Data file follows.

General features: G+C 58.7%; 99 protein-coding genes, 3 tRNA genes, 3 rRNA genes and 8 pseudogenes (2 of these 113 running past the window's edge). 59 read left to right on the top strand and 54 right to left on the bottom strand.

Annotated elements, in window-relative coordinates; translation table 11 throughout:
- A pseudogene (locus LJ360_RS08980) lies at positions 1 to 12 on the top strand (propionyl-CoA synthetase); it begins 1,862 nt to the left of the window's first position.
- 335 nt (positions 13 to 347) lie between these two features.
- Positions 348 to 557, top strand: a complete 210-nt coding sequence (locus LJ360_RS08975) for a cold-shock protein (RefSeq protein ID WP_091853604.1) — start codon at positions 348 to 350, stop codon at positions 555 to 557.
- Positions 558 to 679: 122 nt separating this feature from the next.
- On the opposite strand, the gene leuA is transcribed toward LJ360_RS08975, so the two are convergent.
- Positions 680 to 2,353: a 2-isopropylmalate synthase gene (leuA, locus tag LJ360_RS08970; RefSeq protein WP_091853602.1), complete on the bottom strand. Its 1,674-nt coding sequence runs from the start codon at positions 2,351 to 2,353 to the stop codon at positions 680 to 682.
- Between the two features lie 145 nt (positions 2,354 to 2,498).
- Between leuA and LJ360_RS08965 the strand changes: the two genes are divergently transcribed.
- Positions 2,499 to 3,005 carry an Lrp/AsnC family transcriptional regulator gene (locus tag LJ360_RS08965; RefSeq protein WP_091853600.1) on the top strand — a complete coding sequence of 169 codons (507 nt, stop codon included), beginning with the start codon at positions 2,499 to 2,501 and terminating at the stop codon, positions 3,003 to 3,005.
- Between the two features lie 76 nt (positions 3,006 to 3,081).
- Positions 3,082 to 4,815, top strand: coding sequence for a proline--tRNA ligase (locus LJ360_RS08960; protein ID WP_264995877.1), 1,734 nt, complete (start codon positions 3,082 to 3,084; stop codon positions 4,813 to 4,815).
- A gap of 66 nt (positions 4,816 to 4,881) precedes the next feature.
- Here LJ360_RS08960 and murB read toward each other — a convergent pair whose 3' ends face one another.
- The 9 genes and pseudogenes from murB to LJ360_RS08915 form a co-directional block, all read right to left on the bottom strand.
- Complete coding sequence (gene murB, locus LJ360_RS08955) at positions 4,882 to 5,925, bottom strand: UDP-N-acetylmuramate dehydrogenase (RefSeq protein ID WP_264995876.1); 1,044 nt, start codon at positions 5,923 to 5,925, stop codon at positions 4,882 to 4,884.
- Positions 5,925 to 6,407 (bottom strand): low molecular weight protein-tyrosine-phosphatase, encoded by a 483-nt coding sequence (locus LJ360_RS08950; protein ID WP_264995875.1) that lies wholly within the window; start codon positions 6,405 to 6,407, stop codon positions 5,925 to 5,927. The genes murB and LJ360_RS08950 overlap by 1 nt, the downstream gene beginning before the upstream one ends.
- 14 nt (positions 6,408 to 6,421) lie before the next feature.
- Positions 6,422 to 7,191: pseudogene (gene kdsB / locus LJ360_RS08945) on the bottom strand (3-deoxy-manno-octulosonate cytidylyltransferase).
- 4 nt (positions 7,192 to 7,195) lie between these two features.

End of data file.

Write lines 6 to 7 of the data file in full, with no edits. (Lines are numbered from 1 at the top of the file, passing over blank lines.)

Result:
- Positions 558 to 679: 122 nt separating this feature from the next.
- On the opposite strand, the gene leuA is transcribed toward LJ360_RS08975, so the two are convergent.